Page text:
Read Roger had an insightful post about this new world of blog reviews. He made interesting points that we hadn't thought of...mostly because we have never been in the world of professional/print book reviewers. We have, however, always read reviews. They help us choose the books that are worth reading. Then we can decide if and how we will add them to our classrooms somehow--as a read aloud, in the classroom library for independent reading, etc.
F: I worry when I review a book because I understand that I am reviewing with the eyes of a reading teacher and a mother. But, when I sat back and thought about it, I have been reviewing books for years as part of workshops that I do with teachers. Part of every session is about good books for the classroom.
In fact, I don't think I really consider the things I write "reviews." They are just my thinking/my sharing of the books with other people who might like them. They are no different from me talking to friends about books I like. I don't think I have the expertise to critique a piece of literature but certainly trust those who do and I count on them for lots of my reading.
I think each person reads reviews differently--knowing who wrote them and their take on books. There are some books that are not great quality, but they somehow turn that one child into a reader. There are others that deserve a closer look. For years, I didn't like when my kids read lots of series books that weren't well reviewed. Now, I know that getting hooked on a series, regardless of the quality, is a huge step in the life of a reader.
ML: For us, that pairing of a child with a book, or our class with a book is one of the most important reasons why we review/share about books. Roger says that children's voices are still missing in this flood of reviewing that's going on in blogs. True, reviews written by children are not a big part of the Kidlitosphere. (Don't discount the blogging work Educating Alice's students are doing, however, or the guest reviews by MotherReader's daughter, or all the children who write reviews on Amazon.) And while Franki and I write all of our reviews, all of our reviews are written with children in mind -- whether we are imagining how we will use the book with our whole class, or whether we know just which child/group of children might like it. In addition, we often include student insights in our reviews. We're not the only ones: Miss Rumphius works dilligently to keep children's literature at the heart of all her pre-service teachers do, Wild Rose Reader shares children's work with poetry as well as teaching ideas for the poetry books she reviews, and Mentor Texts highlights students' writerly connections to children's books.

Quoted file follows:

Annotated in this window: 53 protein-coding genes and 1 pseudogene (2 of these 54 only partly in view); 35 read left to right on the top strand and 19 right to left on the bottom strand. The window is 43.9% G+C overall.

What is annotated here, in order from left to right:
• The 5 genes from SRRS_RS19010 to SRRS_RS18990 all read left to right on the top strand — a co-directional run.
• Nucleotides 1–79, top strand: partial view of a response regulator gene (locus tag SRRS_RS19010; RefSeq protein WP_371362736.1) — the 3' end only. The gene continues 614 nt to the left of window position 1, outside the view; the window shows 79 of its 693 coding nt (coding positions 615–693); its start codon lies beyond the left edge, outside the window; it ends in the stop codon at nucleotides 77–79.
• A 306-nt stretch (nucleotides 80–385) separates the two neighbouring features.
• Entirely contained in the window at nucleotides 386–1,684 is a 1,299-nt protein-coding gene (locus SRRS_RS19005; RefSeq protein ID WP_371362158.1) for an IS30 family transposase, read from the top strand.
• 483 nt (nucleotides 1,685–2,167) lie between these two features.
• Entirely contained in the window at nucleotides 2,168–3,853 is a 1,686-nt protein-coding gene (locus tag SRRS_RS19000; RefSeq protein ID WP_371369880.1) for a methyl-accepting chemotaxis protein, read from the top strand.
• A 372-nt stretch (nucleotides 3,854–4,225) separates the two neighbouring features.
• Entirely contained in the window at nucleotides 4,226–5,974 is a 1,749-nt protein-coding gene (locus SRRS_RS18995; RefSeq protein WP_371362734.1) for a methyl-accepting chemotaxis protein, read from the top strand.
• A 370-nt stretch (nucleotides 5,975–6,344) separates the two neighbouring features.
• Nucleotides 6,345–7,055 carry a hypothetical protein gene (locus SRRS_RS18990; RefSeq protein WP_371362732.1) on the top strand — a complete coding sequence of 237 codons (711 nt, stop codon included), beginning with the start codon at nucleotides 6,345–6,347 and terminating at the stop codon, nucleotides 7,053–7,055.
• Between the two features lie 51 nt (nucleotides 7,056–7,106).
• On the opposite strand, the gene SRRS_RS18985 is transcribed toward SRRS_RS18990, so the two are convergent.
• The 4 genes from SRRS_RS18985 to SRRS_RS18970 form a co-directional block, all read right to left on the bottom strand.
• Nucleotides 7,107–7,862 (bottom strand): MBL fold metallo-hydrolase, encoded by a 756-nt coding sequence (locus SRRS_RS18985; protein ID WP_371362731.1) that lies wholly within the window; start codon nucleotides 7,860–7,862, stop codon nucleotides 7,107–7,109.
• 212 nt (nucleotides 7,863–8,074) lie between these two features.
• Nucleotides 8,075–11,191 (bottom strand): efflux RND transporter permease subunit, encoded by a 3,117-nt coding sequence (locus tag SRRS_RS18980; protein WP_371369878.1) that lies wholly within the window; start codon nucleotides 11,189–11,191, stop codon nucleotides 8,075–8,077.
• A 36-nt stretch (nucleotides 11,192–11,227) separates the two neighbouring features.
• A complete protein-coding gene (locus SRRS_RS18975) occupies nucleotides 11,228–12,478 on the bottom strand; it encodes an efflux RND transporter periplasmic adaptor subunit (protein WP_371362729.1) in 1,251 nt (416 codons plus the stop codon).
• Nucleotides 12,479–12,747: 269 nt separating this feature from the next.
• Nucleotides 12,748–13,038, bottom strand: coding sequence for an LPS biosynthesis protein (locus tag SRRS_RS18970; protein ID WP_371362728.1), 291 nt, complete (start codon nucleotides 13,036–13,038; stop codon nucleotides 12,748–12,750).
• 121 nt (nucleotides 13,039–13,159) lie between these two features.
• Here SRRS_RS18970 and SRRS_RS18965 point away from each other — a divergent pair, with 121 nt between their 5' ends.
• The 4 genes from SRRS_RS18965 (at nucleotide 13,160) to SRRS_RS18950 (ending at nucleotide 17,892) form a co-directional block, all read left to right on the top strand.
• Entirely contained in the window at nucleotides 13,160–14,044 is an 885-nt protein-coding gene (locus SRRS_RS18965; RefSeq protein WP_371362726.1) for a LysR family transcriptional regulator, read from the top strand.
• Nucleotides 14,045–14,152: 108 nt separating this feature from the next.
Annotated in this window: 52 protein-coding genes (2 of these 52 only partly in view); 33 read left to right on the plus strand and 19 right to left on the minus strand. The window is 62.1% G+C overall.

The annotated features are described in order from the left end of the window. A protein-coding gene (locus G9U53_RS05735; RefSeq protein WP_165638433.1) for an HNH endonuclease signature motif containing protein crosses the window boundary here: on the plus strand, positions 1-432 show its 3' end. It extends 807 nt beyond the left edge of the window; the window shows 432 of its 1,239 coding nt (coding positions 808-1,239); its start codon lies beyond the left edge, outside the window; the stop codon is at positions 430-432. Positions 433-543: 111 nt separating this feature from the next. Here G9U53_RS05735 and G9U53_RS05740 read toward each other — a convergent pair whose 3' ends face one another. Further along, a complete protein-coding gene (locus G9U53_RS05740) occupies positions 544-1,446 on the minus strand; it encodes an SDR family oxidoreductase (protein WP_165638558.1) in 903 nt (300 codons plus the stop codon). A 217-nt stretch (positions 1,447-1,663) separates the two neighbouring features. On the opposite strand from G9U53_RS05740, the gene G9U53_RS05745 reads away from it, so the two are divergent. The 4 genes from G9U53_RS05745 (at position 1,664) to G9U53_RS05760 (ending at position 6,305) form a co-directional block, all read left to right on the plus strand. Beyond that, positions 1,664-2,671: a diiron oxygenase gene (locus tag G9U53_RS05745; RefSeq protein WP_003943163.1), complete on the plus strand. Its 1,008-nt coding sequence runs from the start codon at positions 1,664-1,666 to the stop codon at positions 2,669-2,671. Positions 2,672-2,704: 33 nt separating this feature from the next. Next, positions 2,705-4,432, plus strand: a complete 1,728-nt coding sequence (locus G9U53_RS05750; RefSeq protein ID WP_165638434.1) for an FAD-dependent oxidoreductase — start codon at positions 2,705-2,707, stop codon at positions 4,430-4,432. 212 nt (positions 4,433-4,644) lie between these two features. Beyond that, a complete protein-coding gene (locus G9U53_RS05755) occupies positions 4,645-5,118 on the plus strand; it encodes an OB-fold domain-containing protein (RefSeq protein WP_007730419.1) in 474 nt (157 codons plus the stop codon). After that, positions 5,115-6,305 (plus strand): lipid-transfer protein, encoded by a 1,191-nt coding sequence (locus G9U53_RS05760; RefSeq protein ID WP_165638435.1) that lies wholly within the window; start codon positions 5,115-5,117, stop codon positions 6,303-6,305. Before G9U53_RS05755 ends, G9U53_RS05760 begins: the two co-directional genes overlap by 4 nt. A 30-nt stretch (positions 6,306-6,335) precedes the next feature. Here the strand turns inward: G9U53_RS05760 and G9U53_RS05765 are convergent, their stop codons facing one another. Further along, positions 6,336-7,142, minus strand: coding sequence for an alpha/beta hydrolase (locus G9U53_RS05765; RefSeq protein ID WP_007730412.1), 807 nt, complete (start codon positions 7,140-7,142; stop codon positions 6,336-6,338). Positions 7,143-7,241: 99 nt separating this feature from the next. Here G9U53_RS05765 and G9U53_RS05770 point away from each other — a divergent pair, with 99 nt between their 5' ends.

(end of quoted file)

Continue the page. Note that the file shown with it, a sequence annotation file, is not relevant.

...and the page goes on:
Like Franki said, what we write aren't so much reviews as they are book talks. They certainly aren't written by "putatively disinterested experts." But that's what makes them so valuable. They are written not just about the book, but about the book's potential real life experience in the hands of children.